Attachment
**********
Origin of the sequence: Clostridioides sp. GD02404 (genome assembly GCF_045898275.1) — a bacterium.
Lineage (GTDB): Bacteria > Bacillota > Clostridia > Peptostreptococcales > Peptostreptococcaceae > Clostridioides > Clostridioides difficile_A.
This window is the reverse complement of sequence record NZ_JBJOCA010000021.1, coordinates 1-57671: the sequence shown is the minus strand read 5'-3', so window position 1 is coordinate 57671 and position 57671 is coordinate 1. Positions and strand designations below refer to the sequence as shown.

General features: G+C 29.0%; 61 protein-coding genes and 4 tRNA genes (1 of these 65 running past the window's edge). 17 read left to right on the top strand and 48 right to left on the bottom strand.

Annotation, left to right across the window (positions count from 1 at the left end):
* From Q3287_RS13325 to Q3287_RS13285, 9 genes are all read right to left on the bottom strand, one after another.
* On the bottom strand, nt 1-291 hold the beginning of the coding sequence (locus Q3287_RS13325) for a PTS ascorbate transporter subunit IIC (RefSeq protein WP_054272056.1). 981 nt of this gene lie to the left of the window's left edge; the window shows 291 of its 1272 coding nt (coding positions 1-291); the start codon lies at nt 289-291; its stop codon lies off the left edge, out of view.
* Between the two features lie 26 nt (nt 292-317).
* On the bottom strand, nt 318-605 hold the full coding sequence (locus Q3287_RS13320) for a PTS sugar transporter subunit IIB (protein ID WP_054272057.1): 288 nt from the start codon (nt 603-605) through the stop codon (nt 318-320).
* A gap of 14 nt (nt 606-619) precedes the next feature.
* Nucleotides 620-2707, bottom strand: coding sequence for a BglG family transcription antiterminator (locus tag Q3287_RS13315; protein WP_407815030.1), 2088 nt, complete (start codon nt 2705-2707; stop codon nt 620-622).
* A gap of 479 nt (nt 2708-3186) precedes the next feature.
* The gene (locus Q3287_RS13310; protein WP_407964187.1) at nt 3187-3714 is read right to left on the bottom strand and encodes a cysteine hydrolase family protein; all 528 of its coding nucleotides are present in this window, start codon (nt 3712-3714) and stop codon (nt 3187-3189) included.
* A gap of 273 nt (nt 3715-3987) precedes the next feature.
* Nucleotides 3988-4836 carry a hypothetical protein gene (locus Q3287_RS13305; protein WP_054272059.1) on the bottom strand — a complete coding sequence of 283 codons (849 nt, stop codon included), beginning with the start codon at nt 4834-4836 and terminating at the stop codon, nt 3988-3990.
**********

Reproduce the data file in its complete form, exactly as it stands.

Origin of the sequence: Clostridioides sp. GD02404 (genome assembly GCF_045898275.1) — a bacterium.
Lineage (GTDB): Bacteria > Bacillota > Clostridia > Peptostreptococcales > Peptostreptococcaceae > Clostridioides > Clostridioides difficile_A.
This window is the reverse complement of sequence record NZ_JBJOCA010000021.1, coordinates 1-57671: the sequence shown is the minus strand read 5'-3', so window position 1 is coordinate 57671 and position 57671 is coordinate 1. Positions and strand designations below refer to the sequence as shown.

General features: G+C 29.0%; 61 protein-coding genes and 4 tRNA genes (1 of these 65 running past the window's edge). 17 read left to right on the top strand and 48 right to left on the bottom strand.

Annotation, left to right across the window (positions count from 1 at the left end):
* From Q3287_RS13325 to Q3287_RS13285, 9 genes are all read right to left on the bottom strand, one after another.
* On the bottom strand, nt 1-291 hold the beginning of the coding sequence (locus Q3287_RS13325) for a PTS ascorbate transporter subunit IIC (RefSeq protein WP_054272056.1). 981 nt of this gene lie to the left of the window's left edge; the window shows 291 of its 1272 coding nt (coding positions 1-291); the start codon lies at nt 289-291; its stop codon lies off the left edge, out of view.
* Between the two features lie 26 nt (nt 292-317).
* On the bottom strand, nt 318-605 hold the full coding sequence (locus Q3287_RS13320) for a PTS sugar transporter subunit IIB (protein ID WP_054272057.1): 288 nt from the start codon (nt 603-605) through the stop codon (nt 318-320).
* A gap of 14 nt (nt 606-619) precedes the next feature.
* Nucleotides 620-2707, bottom strand: coding sequence for a BglG family transcription antiterminator (locus tag Q3287_RS13315; protein WP_407815030.1), 2088 nt, complete (start codon nt 2705-2707; stop codon nt 620-622).
* A gap of 479 nt (nt 2708-3186) precedes the next feature.
* The gene (locus Q3287_RS13310; protein WP_407964187.1) at nt 3187-3714 is read right to left on the bottom strand and encodes a cysteine hydrolase family protein; all 528 of its coding nucleotides are present in this window, start codon (nt 3712-3714) and stop codon (nt 3187-3189) included.
* A gap of 273 nt (nt 3715-3987) precedes the next feature.
* Nucleotides 3988-4836 carry a hypothetical protein gene (locus Q3287_RS13305; protein WP_054272059.1) on the bottom strand — a complete coding sequence of 283 codons (849 nt, stop codon included), beginning with the start codon at nt 4834-4836 and terminating at the stop codon, nt 3988-3990.